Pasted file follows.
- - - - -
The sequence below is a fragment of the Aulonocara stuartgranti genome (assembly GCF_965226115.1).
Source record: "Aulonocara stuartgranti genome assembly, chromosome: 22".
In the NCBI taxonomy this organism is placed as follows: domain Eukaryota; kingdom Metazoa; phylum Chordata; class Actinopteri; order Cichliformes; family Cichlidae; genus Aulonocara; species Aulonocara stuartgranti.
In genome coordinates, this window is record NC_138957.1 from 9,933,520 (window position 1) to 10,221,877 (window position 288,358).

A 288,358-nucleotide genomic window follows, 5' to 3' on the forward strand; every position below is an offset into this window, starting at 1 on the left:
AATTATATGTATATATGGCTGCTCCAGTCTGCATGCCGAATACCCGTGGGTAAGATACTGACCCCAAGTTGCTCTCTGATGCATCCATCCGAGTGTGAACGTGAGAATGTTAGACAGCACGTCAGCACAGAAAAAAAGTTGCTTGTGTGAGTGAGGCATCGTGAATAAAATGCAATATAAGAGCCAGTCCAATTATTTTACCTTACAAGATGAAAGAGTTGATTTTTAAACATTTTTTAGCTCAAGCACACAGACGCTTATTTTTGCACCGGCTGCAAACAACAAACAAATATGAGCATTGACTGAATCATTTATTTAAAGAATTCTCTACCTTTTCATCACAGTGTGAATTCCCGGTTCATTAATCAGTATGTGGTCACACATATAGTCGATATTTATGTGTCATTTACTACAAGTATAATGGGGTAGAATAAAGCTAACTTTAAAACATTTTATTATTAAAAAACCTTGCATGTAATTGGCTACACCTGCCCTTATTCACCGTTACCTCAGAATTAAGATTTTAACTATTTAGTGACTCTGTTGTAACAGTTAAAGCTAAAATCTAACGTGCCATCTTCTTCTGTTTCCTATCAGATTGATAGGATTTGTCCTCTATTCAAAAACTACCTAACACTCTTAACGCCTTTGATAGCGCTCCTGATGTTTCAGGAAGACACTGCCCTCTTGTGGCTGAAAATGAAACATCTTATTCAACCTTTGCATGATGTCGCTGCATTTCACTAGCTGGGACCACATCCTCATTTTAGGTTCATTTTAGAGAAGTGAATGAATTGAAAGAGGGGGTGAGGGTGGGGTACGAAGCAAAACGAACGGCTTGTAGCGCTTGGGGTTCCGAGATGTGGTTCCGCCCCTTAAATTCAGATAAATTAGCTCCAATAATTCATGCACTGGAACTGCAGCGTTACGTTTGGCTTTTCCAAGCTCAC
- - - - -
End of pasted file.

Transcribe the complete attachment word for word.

The sequence below is a fragment of the Aulonocara stuartgranti genome (assembly GCF_965226115.1).
Source record: "Aulonocara stuartgranti genome assembly, chromosome: 22".
In the NCBI taxonomy this organism is placed as follows: domain Eukaryota; kingdom Metazoa; phylum Chordata; class Actinopteri; order Cichliformes; family Cichlidae; genus Aulonocara; species Aulonocara stuartgranti.
In genome coordinates, this window is record NC_138957.1 from 9,933,520 (window position 1) to 10,221,877 (window position 288,358).

A 288,358-nucleotide genomic window follows, 5' to 3' on the forward strand; every position below is an offset into this window, starting at 1 on the left:
AATTATATGTATATATGGCTGCTCCAGTCTGCATGCCGAATACCCGTGGGTAAGATACTGACCCCAAGTTGCTCTCTGATGCATCCATCCGAGTGTGAACGTGAGAATGTTAGACAGCACGTCAGCACAGAAAAAAAGTTGCTTGTGTGAGTGAGGCATCGTGAATAAAATGCAATATAAGAGCCAGTCCAATTATTTTACCTTACAAGATGAAAGAGTTGATTTTTAAACATTTTTTAGCTCAAGCACACAGACGCTTATTTTTGCACCGGCTGCAAACAACAAACAAATATGAGCATTGACTGAATCATTTATTTAAAGAATTCTCTACCTTTTCATCACAGTGTGAATTCCCGGTTCATTAATCAGTATGTGGTCACACATATAGTCGATATTTATGTGTCATTTACTACAAGTATAATGGGGTAGAATAAAGCTAACTTTAAAACATTTTATTATTAAAAAACCTTGCATGTAATTGGCTACACCTGCCCTTATTCACCGTTACCTCAGAATTAAGATTTTAACTATTTAGTGACTCTGTTGTAACAGTTAAAGCTAAAATCTAACGTGCCATCTTCTTCTGTTTCCTATCAGATTGATAGGATTTGTCCTCTATTCAAAAACTACCTAACACTCTTAACGCCTTTGATAGCGCTCCTGATGTTTCAGGAAGACACTGCCCTCTTGTGGCTGAAAATGAAACATCTTATTCAACCTTTGCATGATGTCGCTGCATTTCACTAGCTGGGACCACATCCTCATTTTAGGTTCATTTTAGAGAAGTGAATGAATTGAAAGAGGGGGTGAGGGTGGGGTACGAAGCAAAACGAACGGCTTGTAGCGCTTGGGGTTCCGAGATGTGGTTCCGCCCCTTAAATTCAGATAAATTAGCTCCAATAATTCATGCACTGGAACTGCAGCGTTACGTTTGGCTTTTCCAAGCTCAC